With the exception of the Jail, the Sheriff shall not assign non-protective service employees to protective service positions, or vice-versa. Shift selection and overtime opportunities shall be offered first to protective service Jailers, then to Civilian Correctional Officers, based upon seniority.

A copy of the 1990-91 non-supervisory unit contract is included in the record as Exhibit 3. The relevant contract language has remained unchanged in all successor non-supervisory unit contracts. As the language indicates, preference for shift selection and overtime applies only to "protective service Jailers", not to deputy sheriffs holding classifications outside the Jail such as patrol officer, detectives or process server.

9. Based on the successful conclusion of negotiations, on March 8, 1990 Eau Claire County, Teamsters Union Local No. 662 and the Eau Claire County Sheriff signed an agreement settling all litigation arising out of the reorganization of the Sheriff's Department involving the civilian correctional officers. A copy of the Resolution and Fact Sheet settling the litigation is included as Exhibit 4. A copy of the Letter of Agreement is included in the record as Exhibit 5.

10. Effective January 1, 1990 a separate civilian unit was created for purposes of collective bargaining in the Sheriff's Department, represented by General Teamsters Union, Local No. 662 through December 31, 1994.

11. Since January 1, 1995, the civilian unit has been represented by the WPPA/LEER Division. The WPPA/LEER Division submitted a Final Offer in Case 187 No. 53583 INT/ARB-7853 for a successor agreement to the calendar year 1995 contract for the civilian unit, which was forwarded by WERC Investigator Richard B. McLaughlin on August 20, 1996 to the County, proposing to amend the WPPA contract to provide for assigning all overtime in the jail within the bargaining unit and classification where the vacancy occurs and granting all employees the opportunity for shift selection and days-off rotation based solely on the date of hire of all employees who work in the jail. A copy of the WPPA/LEER Division Final Offer is attached and incorporated by reference as Exhibit 6, and a copy of the WPPA/LEER Division Revised Final Offer sent under cover of a May 7, 1997 letter from WPPA General Counsel Richard Thal to Eau Claire County Personnel Director Marvin Niese, is attached and incorporated by reference as Exhibit 7.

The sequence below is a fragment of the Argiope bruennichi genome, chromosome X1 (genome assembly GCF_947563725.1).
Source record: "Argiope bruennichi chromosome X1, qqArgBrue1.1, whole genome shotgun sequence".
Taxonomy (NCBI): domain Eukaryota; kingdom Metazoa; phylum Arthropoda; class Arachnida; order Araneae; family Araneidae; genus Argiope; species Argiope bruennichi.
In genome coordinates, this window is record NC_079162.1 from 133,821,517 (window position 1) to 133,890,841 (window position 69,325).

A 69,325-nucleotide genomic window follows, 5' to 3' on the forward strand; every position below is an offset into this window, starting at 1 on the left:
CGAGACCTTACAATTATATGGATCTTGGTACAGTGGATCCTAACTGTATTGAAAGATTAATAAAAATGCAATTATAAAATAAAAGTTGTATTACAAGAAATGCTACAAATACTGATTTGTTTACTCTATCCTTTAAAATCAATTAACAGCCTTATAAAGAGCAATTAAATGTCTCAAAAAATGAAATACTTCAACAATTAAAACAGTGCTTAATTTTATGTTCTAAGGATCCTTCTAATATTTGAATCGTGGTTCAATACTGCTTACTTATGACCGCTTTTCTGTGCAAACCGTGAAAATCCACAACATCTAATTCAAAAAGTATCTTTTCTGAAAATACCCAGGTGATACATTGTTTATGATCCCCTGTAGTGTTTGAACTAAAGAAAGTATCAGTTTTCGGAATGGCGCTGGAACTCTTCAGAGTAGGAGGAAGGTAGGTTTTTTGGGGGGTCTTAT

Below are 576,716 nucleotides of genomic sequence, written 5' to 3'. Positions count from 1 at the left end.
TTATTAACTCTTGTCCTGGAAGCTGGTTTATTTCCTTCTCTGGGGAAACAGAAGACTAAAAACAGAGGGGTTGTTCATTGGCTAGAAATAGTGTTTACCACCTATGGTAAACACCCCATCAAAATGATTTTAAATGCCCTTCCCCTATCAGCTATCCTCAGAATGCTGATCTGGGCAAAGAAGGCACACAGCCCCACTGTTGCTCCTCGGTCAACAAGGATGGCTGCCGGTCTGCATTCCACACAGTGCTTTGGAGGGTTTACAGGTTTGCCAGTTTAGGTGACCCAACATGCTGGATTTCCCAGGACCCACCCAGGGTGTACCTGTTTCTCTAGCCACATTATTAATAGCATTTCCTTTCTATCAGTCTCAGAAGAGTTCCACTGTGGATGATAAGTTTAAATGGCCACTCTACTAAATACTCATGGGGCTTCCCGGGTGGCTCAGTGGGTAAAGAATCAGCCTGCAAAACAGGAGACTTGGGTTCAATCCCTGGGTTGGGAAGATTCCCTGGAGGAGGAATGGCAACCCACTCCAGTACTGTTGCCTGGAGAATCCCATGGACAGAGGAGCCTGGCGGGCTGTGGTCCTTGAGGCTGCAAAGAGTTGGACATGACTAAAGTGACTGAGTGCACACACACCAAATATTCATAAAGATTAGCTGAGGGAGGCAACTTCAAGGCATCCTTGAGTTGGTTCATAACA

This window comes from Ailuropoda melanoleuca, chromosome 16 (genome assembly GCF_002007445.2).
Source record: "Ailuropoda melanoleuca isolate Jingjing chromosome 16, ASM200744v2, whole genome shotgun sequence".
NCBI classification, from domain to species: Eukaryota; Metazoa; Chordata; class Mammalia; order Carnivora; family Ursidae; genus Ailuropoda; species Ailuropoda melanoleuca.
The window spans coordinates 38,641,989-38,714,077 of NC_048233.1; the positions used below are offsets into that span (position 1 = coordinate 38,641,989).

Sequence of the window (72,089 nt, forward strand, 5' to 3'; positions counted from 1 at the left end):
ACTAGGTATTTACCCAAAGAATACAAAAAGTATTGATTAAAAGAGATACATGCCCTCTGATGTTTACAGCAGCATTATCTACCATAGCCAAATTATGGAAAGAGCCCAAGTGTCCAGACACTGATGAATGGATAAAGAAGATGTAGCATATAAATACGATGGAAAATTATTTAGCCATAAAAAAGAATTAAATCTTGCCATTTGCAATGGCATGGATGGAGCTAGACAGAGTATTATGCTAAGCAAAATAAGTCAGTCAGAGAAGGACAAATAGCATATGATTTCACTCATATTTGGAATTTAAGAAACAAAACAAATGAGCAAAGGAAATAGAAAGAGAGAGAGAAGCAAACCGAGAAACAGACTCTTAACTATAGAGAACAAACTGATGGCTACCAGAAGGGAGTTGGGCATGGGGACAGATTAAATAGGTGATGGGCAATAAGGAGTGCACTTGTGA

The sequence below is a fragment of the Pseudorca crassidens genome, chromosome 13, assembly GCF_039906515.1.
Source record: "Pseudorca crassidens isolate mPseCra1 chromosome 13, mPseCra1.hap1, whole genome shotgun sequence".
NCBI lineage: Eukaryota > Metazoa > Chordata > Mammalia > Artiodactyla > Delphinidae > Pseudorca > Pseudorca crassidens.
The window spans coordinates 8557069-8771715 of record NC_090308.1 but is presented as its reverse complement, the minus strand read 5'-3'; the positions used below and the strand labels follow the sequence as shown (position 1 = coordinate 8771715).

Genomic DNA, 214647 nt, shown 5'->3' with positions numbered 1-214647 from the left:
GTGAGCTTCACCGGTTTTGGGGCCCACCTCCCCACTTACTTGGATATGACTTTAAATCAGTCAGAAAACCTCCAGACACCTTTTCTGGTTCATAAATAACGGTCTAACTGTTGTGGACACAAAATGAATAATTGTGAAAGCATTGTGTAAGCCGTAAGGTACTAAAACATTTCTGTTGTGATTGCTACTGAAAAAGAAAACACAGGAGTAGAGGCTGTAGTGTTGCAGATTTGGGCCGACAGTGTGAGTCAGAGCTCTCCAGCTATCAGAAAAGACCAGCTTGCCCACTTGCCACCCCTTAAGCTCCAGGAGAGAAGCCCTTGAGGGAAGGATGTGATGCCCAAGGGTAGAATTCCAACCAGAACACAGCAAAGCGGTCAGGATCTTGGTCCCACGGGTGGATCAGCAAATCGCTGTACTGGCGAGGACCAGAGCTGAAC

12. Violations of the Collective Bargaining Agreements with Teamsters and WPPA/LEER Division are subject to a grievance procedure established at ARTICLE 5 and an arbitration procedure at ARTICLE 6. Attached and incorporated by reference as Exhibit 8 is the 1996-97 Non-Supervisory Unit Contract and as Exhibit 9 is the 1995 Civilian Unit Contract.